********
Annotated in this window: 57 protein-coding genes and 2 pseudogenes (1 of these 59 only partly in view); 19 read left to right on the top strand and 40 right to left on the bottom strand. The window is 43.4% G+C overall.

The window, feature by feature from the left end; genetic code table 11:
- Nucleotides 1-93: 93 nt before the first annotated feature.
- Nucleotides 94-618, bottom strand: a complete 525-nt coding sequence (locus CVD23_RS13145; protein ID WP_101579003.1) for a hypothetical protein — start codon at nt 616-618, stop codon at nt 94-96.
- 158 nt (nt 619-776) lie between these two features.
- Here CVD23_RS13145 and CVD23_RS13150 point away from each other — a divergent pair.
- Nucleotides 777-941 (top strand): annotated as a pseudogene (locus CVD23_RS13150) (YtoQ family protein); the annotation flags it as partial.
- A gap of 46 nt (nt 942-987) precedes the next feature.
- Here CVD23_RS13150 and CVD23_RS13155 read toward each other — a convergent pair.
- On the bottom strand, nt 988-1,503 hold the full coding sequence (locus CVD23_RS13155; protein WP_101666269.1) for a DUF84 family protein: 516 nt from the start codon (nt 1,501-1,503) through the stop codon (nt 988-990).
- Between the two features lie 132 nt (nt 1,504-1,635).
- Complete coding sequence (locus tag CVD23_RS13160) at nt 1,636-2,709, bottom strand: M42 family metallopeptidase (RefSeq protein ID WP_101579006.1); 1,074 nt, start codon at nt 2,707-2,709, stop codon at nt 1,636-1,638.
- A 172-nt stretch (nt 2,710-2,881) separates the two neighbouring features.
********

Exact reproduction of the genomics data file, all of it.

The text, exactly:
Annotated in this window: 57 protein-coding genes and 2 pseudogenes (1 of these 59 only partly in view); 19 read left to right on the top strand and 40 right to left on the bottom strand. The window is 43.4% G+C overall.

The window, feature by feature from the left end; genetic code table 11:
- Nucleotides 1-93: 93 nt before the first annotated feature.
- Nucleotides 94-618, bottom strand: a complete 525-nt coding sequence (locus CVD23_RS13145; protein ID WP_101579003.1) for a hypothetical protein — start codon at nt 616-618, stop codon at nt 94-96.
- 158 nt (nt 619-776) lie between these two features.
- Here CVD23_RS13145 and CVD23_RS13150 point away from each other — a divergent pair.
- Nucleotides 777-941 (top strand): annotated as a pseudogene (locus CVD23_RS13150) (YtoQ family protein); the annotation flags it as partial.
- A gap of 46 nt (nt 942-987) precedes the next feature.
- Here CVD23_RS13150 and CVD23_RS13155 read toward each other — a convergent pair.
- On the bottom strand, nt 988-1,503 hold the full coding sequence (locus CVD23_RS13155; protein WP_101666269.1) for a DUF84 family protein: 516 nt from the start codon (nt 1,501-1,503) through the stop codon (nt 988-990).
- Between the two features lie 132 nt (nt 1,504-1,635).
- Complete coding sequence (locus tag CVD23_RS13160) at nt 1,636-2,709, bottom strand: M42 family metallopeptidase (RefSeq protein ID WP_101579006.1); 1,074 nt, start codon at nt 2,707-2,709, stop codon at nt 1,636-1,638.
- A 172-nt stretch (nt 2,710-2,881) separates the two neighbouring features.